I was first introduced to the concept of a flare-up plan after I was referred to a three week in-patient pain management programme. I wondered where this idea had been all my life and why more people weren’t talking about them. I felt like every person living with a chronic illness should be given the advice to create one as soon as possible. Since then, I have been using a flare-up plan for almost five years now and it’s safe to say, I’m not sure how I coped before I had one.
To be fair, I didn’t really cope, I struggled.
What is a flare-up plan?
A flare-up plan is something that is completely subjective and personal to the individual who created it. It’s highly unlikely that my plan will be the same as someone else living with my condition, as there is no one-size-fits-all rule. What works for me might not work for others, and that’s fine - the flare-up plan should reflect your illness and symptoms, not anyone else’s. It’s for you – to remind you and to help you, and anyone else with whom you share your plan.
My plan contains two columns:
- one column listing the type of pain I am prone to feeling (nerve pain, migraine symptoms, inflammatory pain, dislocation etc.)
- one that contains various remedies and mitigations.
The remedy column is there to offer tips that may ease, improve or relieve some of the problems that I might be dealing with. It can include absolutely anything that you think might ease your symptoms.
So if a hot bath and your favourite film takes the pressure off your joints and takes your mind elsewhere, then add it to your plan! What about a head massage or some meditation? If it helps, write it down in your plan…
My flare-up plan
On my flare-up plan, potential remedies that I find help my joint pain include: heat, ice, gentle stretching, being mindful of posture, deep breathing, compression, using cushions for elevation, and mindfulness techniques.
If I’m feeling anxious I light candles, I call my friends to help take my mind off things, I do something I enjoy like reading or colouring, I meditate, or I take my dogs out for a walk.
As a writer who suffers with arthritis in my hands, on certain days I can’t physically type. So instead of feeling annoyed I use voice memos or speech-to-text software instead. I also always make sure to regularly rest my hands on a pillow and bathe them in warm water.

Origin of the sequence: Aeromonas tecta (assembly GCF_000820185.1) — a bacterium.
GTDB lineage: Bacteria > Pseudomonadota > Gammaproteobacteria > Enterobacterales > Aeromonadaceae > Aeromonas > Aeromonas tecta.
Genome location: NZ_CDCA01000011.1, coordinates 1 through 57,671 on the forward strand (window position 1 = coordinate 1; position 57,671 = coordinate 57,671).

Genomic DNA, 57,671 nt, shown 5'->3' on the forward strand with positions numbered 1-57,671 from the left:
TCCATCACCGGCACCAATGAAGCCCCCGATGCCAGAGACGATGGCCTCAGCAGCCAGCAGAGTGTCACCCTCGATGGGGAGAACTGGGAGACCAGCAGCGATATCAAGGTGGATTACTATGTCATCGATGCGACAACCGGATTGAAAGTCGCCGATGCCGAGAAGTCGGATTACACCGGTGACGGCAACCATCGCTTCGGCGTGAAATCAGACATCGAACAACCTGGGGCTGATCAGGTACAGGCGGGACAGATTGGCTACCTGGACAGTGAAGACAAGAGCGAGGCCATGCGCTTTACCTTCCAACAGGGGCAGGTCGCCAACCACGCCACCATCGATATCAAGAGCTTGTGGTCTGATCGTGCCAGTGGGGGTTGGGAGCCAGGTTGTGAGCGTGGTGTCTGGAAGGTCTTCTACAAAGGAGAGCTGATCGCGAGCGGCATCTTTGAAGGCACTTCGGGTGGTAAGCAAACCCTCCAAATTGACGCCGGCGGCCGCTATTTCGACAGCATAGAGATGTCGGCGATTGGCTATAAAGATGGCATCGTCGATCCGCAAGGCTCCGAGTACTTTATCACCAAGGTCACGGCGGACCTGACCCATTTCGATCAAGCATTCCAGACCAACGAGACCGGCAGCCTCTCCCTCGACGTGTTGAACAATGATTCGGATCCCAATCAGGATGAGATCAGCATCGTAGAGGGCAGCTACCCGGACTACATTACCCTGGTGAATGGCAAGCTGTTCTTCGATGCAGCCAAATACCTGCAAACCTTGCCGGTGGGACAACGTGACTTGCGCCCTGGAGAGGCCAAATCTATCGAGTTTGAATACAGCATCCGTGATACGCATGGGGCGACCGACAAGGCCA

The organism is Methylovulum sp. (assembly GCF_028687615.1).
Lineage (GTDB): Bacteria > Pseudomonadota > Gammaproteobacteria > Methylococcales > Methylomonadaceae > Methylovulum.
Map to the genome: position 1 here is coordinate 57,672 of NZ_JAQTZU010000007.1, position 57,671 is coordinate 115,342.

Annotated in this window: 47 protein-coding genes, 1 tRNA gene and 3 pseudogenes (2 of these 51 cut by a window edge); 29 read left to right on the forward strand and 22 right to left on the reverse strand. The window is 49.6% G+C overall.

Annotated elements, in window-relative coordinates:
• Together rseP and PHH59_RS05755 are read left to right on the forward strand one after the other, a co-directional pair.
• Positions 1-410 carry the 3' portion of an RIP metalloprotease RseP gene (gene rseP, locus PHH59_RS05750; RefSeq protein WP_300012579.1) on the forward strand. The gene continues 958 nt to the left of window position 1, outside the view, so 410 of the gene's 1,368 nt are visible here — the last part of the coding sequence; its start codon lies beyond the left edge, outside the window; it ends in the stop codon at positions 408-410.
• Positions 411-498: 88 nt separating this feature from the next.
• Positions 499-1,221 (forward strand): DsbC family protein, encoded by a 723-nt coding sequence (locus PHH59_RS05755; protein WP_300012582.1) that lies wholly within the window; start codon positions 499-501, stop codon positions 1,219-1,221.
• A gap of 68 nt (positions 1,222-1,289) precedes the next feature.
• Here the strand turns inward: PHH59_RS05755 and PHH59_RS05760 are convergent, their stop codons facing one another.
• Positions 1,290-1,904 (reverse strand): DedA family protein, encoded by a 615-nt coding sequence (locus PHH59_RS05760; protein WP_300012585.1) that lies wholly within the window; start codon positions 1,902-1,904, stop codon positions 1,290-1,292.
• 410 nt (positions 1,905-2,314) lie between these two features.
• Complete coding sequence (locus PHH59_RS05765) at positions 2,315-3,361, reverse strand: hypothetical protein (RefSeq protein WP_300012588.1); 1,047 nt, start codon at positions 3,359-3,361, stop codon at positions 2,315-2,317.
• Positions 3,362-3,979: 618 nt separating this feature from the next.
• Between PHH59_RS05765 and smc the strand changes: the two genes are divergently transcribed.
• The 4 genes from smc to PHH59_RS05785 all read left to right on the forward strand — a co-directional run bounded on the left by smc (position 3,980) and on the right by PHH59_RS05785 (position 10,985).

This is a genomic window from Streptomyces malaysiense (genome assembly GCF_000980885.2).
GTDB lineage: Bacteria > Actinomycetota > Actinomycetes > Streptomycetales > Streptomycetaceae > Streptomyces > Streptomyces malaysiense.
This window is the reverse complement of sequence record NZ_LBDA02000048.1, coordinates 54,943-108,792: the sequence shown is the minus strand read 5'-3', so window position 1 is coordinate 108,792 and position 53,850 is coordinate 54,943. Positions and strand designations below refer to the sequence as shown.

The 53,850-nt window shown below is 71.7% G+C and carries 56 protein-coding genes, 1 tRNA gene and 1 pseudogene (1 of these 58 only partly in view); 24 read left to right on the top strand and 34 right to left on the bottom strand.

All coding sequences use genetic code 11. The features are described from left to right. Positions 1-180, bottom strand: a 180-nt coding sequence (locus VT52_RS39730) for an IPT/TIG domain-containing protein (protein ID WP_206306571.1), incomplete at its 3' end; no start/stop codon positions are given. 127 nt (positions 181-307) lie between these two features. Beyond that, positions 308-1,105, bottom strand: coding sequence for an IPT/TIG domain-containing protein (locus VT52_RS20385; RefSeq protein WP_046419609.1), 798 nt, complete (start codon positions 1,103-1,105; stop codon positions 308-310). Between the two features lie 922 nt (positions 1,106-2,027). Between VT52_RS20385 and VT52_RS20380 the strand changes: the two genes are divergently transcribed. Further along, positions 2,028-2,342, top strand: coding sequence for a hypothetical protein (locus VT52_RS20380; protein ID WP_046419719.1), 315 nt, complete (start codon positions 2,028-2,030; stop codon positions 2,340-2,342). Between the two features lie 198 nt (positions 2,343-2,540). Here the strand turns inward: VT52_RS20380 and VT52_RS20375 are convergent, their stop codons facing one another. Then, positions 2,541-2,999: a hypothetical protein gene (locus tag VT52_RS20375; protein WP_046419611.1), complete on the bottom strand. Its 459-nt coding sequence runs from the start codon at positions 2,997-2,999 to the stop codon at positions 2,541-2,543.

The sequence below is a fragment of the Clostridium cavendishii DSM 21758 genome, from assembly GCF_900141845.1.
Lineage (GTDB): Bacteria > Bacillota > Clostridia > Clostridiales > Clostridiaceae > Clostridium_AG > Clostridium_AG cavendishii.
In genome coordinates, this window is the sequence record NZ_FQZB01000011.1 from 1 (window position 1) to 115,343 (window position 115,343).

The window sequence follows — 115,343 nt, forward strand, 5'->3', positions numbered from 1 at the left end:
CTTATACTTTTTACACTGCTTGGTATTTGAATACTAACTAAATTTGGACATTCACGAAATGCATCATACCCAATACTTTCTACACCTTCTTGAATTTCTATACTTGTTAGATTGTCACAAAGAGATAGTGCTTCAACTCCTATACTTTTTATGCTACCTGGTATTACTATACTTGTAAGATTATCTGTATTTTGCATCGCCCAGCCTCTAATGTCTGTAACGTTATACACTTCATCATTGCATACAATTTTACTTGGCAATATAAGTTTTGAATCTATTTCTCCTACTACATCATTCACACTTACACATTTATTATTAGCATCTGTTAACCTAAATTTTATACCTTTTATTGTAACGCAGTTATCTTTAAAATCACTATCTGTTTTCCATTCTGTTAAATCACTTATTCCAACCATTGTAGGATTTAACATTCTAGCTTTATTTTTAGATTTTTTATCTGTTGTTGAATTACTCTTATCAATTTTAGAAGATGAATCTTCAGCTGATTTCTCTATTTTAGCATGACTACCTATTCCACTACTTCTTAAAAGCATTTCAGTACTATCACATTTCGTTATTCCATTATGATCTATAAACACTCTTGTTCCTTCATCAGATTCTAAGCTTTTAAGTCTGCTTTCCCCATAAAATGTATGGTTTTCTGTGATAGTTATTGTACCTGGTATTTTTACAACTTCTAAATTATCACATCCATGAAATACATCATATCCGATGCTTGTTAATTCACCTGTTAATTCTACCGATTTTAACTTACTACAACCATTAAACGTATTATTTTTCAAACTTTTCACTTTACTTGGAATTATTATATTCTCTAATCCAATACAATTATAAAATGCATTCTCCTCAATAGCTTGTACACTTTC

So, why have a flare-up plan?
The contents of my flare-up plan might seem like common sense to some people, but if you’re living with a chronic condition having something in black and white can really help.
I’ve lost count of the amount of times that pain has left me incapable of coherent thinking. When I’m mid-flare up, it’s difficult to think straight – let alone remember the various techniques I’ve learnt, or the tried and tested remedies that help. There are so many times that I’ve been suffering, crying, and desperate to find something that will take the edge off and haven’t been able to remember simple pain management techniques like compression or heat.
As a result, I decided to type up a copy and put in a little frame next to my bed so it is always near. I also have a copy on my fridge and on my phone in case I need to refer to it when I’m not at home (disclaimer: the copy on the fridge is mainly for my boyfriend although I’m pretty sure he must’ve memorised it by now!
A flare-up plan will also help your loved ones. Share your plan with those you live with or the people close to you so they can refer to it. I know that when my pain levels are extremely high, I easily get very frustrated. If someone suggests something that works for someone else or has “read it up online,” I snap. Having the plan handy helps keep my frustration levels low and reduces the chances of an argument in an already intense situation.
Feel free to adapt your flare-up plan
Always remember that your plan can be updated as often as you like. It is not set in stone, and it is yours. Some of the remedies might not always work, some you might ignore completely and others you might not use very often.
But if something helps a little, then it’s worth keeping in the plan as you never know when you might need to implement it next.
UK/MED/19/0211 March 2021